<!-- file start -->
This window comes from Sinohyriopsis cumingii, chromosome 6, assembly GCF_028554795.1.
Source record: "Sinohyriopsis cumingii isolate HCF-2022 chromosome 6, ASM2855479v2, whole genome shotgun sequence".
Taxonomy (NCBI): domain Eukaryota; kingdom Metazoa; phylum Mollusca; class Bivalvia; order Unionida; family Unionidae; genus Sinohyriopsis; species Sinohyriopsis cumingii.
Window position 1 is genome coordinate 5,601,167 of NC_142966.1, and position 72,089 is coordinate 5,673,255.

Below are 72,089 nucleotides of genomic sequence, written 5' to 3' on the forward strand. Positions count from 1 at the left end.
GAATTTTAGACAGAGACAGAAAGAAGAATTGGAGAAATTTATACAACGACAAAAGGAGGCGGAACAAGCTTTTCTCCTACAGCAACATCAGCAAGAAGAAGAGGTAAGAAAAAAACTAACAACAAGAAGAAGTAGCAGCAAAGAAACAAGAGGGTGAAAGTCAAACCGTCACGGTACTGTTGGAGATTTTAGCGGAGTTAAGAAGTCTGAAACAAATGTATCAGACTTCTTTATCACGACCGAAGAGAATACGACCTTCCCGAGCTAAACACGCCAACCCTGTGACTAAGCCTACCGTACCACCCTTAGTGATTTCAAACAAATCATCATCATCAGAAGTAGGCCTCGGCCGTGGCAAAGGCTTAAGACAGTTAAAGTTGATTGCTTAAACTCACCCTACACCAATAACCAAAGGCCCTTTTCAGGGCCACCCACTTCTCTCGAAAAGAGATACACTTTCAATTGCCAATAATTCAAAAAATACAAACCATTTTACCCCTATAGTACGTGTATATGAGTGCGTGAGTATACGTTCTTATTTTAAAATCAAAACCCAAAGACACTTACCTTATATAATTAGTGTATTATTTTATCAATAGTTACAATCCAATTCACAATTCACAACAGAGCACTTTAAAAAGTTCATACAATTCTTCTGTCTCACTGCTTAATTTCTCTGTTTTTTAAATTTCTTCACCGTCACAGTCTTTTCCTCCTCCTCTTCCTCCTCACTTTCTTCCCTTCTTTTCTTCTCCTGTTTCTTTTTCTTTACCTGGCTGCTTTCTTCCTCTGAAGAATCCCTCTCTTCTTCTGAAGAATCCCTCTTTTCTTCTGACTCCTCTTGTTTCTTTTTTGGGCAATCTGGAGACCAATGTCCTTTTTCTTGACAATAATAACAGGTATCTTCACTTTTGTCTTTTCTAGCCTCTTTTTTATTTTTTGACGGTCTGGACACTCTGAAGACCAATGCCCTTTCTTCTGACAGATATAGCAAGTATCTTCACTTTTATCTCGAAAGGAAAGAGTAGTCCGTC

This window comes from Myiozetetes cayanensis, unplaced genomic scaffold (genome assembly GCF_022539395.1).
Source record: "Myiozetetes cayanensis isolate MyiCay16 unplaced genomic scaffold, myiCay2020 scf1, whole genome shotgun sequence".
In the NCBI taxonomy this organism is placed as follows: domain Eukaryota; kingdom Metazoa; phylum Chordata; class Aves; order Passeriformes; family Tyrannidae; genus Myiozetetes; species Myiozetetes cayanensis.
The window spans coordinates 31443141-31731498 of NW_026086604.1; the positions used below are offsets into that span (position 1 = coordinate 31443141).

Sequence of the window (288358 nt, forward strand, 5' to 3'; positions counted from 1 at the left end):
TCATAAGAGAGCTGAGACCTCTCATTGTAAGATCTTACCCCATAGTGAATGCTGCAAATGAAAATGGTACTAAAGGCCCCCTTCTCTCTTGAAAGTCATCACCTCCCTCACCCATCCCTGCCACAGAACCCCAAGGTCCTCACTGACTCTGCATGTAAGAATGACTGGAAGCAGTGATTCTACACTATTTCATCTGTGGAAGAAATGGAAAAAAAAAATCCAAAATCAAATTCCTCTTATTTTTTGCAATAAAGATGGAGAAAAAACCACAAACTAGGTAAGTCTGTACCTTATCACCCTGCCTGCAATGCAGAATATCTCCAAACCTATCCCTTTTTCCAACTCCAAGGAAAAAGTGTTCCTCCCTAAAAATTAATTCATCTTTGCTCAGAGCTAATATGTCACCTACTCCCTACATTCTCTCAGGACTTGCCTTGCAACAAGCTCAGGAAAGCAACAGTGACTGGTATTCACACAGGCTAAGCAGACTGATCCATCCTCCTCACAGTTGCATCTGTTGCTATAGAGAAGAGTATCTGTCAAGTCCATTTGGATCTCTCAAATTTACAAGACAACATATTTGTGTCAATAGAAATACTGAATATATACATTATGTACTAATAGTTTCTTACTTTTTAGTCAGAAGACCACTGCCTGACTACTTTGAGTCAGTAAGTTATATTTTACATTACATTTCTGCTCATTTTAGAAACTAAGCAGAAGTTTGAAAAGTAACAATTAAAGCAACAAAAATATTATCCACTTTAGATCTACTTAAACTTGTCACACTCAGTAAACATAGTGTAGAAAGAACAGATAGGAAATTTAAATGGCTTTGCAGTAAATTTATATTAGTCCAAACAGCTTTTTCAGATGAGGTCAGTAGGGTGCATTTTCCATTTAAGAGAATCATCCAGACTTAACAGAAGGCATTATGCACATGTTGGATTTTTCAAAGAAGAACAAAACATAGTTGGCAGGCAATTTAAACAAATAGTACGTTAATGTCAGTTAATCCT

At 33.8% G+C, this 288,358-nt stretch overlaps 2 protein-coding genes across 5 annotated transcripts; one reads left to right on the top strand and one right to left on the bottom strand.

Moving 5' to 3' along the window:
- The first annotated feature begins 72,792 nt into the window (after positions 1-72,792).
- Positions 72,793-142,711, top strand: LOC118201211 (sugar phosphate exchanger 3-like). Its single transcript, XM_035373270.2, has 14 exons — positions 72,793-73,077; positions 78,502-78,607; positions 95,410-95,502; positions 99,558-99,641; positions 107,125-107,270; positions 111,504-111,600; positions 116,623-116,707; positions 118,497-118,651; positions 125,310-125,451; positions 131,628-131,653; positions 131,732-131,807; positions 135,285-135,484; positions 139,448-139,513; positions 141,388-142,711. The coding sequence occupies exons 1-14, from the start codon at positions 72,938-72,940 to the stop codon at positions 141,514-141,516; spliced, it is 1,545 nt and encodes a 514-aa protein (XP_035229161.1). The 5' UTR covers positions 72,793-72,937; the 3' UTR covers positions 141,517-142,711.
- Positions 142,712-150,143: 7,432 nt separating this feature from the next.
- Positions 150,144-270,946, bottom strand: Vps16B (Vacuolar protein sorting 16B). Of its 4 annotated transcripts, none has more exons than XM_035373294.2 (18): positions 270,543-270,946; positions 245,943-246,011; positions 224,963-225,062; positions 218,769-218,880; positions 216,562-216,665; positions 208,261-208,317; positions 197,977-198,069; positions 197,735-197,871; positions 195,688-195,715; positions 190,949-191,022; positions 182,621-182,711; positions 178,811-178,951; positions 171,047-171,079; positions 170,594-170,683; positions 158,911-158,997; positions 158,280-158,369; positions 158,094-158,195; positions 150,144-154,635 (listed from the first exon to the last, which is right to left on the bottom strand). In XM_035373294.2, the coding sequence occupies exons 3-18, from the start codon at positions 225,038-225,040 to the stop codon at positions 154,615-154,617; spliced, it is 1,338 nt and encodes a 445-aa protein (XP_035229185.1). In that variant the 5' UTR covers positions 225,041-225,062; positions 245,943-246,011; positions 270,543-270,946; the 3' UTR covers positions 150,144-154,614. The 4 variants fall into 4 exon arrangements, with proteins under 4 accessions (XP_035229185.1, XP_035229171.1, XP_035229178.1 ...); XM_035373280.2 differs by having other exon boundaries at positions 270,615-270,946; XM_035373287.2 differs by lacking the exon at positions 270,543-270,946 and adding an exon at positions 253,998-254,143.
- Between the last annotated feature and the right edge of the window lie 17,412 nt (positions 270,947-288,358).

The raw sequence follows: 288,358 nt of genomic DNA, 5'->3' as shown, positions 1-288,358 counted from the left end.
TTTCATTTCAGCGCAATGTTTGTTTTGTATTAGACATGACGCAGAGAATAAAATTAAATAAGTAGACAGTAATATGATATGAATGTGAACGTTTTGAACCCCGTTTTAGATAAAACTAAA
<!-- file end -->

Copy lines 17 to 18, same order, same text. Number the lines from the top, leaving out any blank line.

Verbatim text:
- Positions 142,712-150,143: 7,432 nt separating this feature from the next.
- Positions 150,144-270,946, bottom strand: Vps16B (Vacuolar protein sorting 16B). Of its 4 annotated transcripts, none has more exons than XM_035373294.2 (18): positions 270,543-270,946; positions 245,943-246,011; positions 224,963-225,062; positions 218,769-218,880; positions 216,562-216,665; positions 208,261-208,317; positions 197,977-198,069; positions 197,735-197,871; positions 195,688-195,715; positions 190,949-191,022; positions 182,621-182,711; positions 178,811-178,951; positions 171,047-171,079; positions 170,594-170,683; positions 158,911-158,997; positions 158,280-158,369; positions 158,094-158,195; positions 150,144-154,635 (listed from the first exon to the last, which is right to left on the bottom strand). In XM_035373294.2, the coding sequence occupies exons 3-18, from the start codon at positions 225,038-225,040 to the stop codon at positions 154,615-154,617; spliced, it is 1,338 nt and encodes a 445-aa protein (XP_035229185.1). In that variant the 5' UTR covers positions 225,041-225,062; positions 245,943-246,011; positions 270,543-270,946; the 3' UTR covers positions 150,144-154,614. The 4 variants fall into 4 exon arrangements, with proteins under 4 accessions (XP_035229185.1, XP_035229171.1, XP_035229178.1 ...); XM_035373280.2 differs by having other exon boundaries at positions 270,615-270,946; XM_035373287.2 differs by lacking the exon at positions 270,543-270,946 and adding an exon at positions 253,998-254,143.